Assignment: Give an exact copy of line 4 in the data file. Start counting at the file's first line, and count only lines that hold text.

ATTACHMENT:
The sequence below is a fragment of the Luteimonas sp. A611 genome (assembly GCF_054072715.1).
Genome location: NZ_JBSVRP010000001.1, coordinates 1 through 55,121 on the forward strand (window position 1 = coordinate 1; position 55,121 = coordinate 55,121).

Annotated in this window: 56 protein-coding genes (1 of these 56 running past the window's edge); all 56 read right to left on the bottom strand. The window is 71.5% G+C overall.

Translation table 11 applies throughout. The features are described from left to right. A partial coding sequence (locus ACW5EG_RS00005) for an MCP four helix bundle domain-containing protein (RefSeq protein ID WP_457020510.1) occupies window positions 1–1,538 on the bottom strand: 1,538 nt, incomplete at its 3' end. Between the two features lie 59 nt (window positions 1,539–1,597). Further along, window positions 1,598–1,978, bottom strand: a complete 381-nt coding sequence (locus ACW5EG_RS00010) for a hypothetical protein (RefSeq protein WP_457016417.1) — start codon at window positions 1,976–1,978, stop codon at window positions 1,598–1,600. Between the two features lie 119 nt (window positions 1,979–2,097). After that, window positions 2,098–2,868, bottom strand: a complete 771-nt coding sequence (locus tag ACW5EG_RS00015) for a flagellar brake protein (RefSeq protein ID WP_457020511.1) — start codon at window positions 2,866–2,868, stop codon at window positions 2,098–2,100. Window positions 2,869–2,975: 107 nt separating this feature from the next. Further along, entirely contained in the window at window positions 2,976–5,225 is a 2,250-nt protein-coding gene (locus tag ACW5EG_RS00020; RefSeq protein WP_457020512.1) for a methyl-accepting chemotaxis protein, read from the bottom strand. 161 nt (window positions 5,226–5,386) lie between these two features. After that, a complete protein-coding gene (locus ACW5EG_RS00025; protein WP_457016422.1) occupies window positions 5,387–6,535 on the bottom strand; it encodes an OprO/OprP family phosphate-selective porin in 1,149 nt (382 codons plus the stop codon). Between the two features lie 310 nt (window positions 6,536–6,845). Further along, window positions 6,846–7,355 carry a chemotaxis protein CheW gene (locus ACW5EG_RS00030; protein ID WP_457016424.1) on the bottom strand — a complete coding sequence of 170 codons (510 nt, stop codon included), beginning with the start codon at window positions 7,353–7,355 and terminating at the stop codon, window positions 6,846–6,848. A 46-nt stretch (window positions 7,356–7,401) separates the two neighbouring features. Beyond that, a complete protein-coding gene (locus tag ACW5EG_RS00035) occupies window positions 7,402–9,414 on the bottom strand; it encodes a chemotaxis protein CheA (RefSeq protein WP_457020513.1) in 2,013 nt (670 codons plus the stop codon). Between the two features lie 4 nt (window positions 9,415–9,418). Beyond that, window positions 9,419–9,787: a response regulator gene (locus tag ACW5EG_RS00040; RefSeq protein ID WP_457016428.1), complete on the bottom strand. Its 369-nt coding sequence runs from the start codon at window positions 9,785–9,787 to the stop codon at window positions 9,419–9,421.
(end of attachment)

Translation table 11 applies throughout. The features are described from left to right. A partial coding sequence (locus ACW5EG_RS00005) for an MCP four helix bundle domain-containing protein (RefSeq protein ID WP_457020510.1) occupies window positions 1–1,538 on the bottom strand: 1,538 nt, incomplete at its 3' end. Between the two features lie 59 nt (window positions 1,539–1,597). Further along, window positions 1,598–1,978, bottom strand: a complete 381-nt coding sequence (locus ACW5EG_RS00010) for a hypothetical protein (RefSeq protein WP_457016417.1) — start codon at window positions 1,976–1,978, stop codon at window positions 1,598–1,600. Between the two features lie 119 nt (window positions 1,979–2,097). After that, window positions 2,098–2,868, bottom strand: a complete 771-nt coding sequence (locus tag ACW5EG_RS00015) for a flagellar brake protein (RefSeq protein ID WP_457020511.1) — start codon at window positions 2,866–2,868, stop codon at window positions 2,098–2,100. Window positions 2,869–2,975: 107 nt separating this feature from the next. Further along, entirely contained in the window at window positions 2,976–5,225 is a 2,250-nt protein-coding gene (locus tag ACW5EG_RS00020; RefSeq protein WP_457020512.1) for a methyl-accepting chemotaxis protein, read from the bottom strand. 161 nt (window positions 5,226–5,386) lie between these two features. After that, a complete protein-coding gene (locus ACW5EG_RS00025; protein WP_457016422.1) occupies window positions 5,387–6,535 on the bottom strand; it encodes an OprO/OprP family phosphate-selective porin in 1,149 nt (382 codons plus the stop codon). Between the two features lie 310 nt (window positions 6,536–6,845). Further along, window positions 6,846–7,355 carry a chemotaxis protein CheW gene (locus ACW5EG_RS00030; protein ID WP_457016424.1) on the bottom strand — a complete coding sequence of 170 codons (510 nt, stop codon included), beginning with the start codon at window positions 7,353–7,355 and terminating at the stop codon, window positions 6,846–6,848. A 46-nt stretch (window positions 7,356–7,401) separates the two neighbouring features. Beyond that, a complete protein-coding gene (locus tag ACW5EG_RS00035) occupies window positions 7,402–9,414 on the bottom strand; it encodes a chemotaxis protein CheA (RefSeq protein WP_457020513.1) in 2,013 nt (670 codons plus the stop codon). Between the two features lie 4 nt (window positions 9,415–9,418). Beyond that, window positions 9,419–9,787: a response regulator gene (locus tag ACW5EG_RS00040; RefSeq protein ID WP_457016428.1), complete on the bottom strand. Its 369-nt coding sequence runs from the start codon at window positions 9,785–9,787 to the stop codon at window positions 9,419–9,421.